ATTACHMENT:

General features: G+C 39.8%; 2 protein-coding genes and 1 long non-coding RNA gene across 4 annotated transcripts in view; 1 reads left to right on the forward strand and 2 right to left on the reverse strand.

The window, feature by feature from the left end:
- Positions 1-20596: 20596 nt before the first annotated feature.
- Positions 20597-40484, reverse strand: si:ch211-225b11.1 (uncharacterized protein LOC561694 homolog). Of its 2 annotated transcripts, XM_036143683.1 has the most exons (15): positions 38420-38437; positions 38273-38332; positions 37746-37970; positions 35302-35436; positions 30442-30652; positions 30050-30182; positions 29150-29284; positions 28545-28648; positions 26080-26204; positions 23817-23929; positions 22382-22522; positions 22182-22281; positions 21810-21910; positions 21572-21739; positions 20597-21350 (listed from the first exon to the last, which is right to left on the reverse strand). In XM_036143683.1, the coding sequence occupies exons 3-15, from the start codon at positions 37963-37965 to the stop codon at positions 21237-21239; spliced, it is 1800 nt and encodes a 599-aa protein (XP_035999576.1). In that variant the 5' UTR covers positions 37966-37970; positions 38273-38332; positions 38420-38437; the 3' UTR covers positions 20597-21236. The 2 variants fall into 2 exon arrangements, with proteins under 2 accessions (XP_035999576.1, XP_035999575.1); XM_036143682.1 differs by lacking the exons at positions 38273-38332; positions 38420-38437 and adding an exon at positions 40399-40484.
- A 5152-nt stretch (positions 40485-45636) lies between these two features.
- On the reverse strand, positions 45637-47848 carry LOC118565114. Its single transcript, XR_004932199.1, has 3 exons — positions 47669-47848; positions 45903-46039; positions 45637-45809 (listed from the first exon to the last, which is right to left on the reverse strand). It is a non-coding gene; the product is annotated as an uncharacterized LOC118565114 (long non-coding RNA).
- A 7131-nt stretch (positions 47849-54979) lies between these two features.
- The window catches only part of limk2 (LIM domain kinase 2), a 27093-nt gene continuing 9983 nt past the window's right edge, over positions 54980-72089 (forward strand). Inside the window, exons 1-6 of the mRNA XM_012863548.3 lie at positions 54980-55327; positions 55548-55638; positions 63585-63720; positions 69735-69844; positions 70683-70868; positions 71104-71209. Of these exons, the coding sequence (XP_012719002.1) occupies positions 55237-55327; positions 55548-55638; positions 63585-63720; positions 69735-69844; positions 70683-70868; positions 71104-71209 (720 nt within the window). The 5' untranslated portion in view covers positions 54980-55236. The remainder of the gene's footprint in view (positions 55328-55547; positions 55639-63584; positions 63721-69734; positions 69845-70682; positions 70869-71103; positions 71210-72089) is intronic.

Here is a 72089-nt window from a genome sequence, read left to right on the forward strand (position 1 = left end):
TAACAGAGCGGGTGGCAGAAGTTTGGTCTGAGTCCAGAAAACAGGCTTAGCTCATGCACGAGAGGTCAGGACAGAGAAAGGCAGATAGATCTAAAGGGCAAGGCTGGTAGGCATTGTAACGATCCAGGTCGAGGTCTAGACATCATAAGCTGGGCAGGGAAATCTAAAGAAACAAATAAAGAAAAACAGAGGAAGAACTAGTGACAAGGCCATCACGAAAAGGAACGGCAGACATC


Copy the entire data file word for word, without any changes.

General features: G+C 39.8%; 2 protein-coding genes and 1 long non-coding RNA gene across 4 annotated transcripts in view; 1 reads left to right on the forward strand and 2 right to left on the reverse strand.

The window, feature by feature from the left end:
- Positions 1-20596: 20596 nt before the first annotated feature.
- Positions 20597-40484, reverse strand: si:ch211-225b11.1 (uncharacterized protein LOC561694 homolog). Of its 2 annotated transcripts, XM_036143683.1 has the most exons (15): positions 38420-38437; positions 38273-38332; positions 37746-37970; positions 35302-35436; positions 30442-30652; positions 30050-30182; positions 29150-29284; positions 28545-28648; positions 26080-26204; positions 23817-23929; positions 22382-22522; positions 22182-22281; positions 21810-21910; positions 21572-21739; positions 20597-21350 (listed from the first exon to the last, which is right to left on the reverse strand). In XM_036143683.1, the coding sequence occupies exons 3-15, from the start codon at positions 37963-37965 to the stop codon at positions 21237-21239; spliced, it is 1800 nt and encodes a 599-aa protein (XP_035999576.1). In that variant the 5' UTR covers positions 37966-37970; positions 38273-38332; positions 38420-38437; the 3' UTR covers positions 20597-21236. The 2 variants fall into 2 exon arrangements, with proteins under 2 accessions (XP_035999576.1, XP_035999575.1); XM_036143682.1 differs by lacking the exons at positions 38273-38332; positions 38420-38437 and adding an exon at positions 40399-40484.
- A 5152-nt stretch (positions 40485-45636) lies between these two features.
- On the reverse strand, positions 45637-47848 carry LOC118565114. Its single transcript, XR_004932199.1, has 3 exons — positions 47669-47848; positions 45903-46039; positions 45637-45809 (listed from the first exon to the last, which is right to left on the reverse strand). It is a non-coding gene; the product is annotated as an uncharacterized LOC118565114 (long non-coding RNA).
- A 7131-nt stretch (positions 47849-54979) lies between these two features.
- The window catches only part of limk2 (LIM domain kinase 2), a 27093-nt gene continuing 9983 nt past the window's right edge, over positions 54980-72089 (forward strand). Inside the window, exons 1-6 of the mRNA XM_012863548.3 lie at positions 54980-55327; positions 55548-55638; positions 63585-63720; positions 69735-69844; positions 70683-70868; positions 71104-71209. Of these exons, the coding sequence (XP_012719002.1) occupies positions 55237-55327; positions 55548-55638; positions 63585-63720; positions 69735-69844; positions 70683-70868; positions 71104-71209 (720 nt within the window). The 5' untranslated portion in view covers positions 54980-55236. The remainder of the gene's footprint in view (positions 55328-55547; positions 55639-63584; positions 63721-69734; positions 69845-70682; positions 70869-71103; positions 71210-72089) is intronic.

Here is a 72089-nt window from a genome sequence, read left to right on the forward strand (position 1 = left end):
TAACAGAGCGGGTGGCAGAAGTTTGGTCTGAGTCCAGAAAACAGGCTTAGCTCATGCACGAGAGGTCAGGACAGAGAAAGGCAGATAGATCTAAAGGGCAAGGCTGGTAGGCATTGTAACGATCCAGGTCGAGGTCTAGACATCATAAGCTGGGCAGGGAAATCTAAAGAAACAAATAAAGAAAAACAGAGGAAGAACTAGTGACAAGGCCATCACGAAAAGGAACGGCAGACATC